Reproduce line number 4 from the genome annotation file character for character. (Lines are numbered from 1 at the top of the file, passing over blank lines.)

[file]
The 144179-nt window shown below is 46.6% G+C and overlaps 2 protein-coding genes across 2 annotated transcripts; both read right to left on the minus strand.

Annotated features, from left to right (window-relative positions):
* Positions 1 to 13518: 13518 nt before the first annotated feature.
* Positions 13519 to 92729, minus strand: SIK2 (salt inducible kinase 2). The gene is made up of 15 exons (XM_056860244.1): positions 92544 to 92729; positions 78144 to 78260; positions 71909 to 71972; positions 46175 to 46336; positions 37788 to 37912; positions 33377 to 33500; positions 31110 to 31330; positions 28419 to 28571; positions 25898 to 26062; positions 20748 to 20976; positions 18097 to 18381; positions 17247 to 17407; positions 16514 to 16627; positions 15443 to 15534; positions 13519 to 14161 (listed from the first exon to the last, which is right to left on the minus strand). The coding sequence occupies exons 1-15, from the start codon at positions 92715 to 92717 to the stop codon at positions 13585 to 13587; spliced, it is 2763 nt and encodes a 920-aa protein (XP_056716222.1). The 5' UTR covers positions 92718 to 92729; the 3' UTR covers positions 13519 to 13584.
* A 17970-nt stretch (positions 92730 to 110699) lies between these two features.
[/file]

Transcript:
* Positions 13519 to 92729, minus strand: SIK2 (salt inducible kinase 2). The gene is made up of 15 exons (XM_056860244.1): positions 92544 to 92729; positions 78144 to 78260; positions 71909 to 71972; positions 46175 to 46336; positions 37788 to 37912; positions 33377 to 33500; positions 31110 to 31330; positions 28419 to 28571; positions 25898 to 26062; positions 20748 to 20976; positions 18097 to 18381; positions 17247 to 17407; positions 16514 to 16627; positions 15443 to 15534; positions 13519 to 14161 (listed from the first exon to the last, which is right to left on the minus strand). The coding sequence occupies exons 1-15, from the start codon at positions 92715 to 92717 to the stop codon at positions 13585 to 13587; spliced, it is 2763 nt and encodes a 920-aa protein (XP_056716222.1). The 5' UTR covers positions 92718 to 92729; the 3' UTR covers positions 13519 to 13584.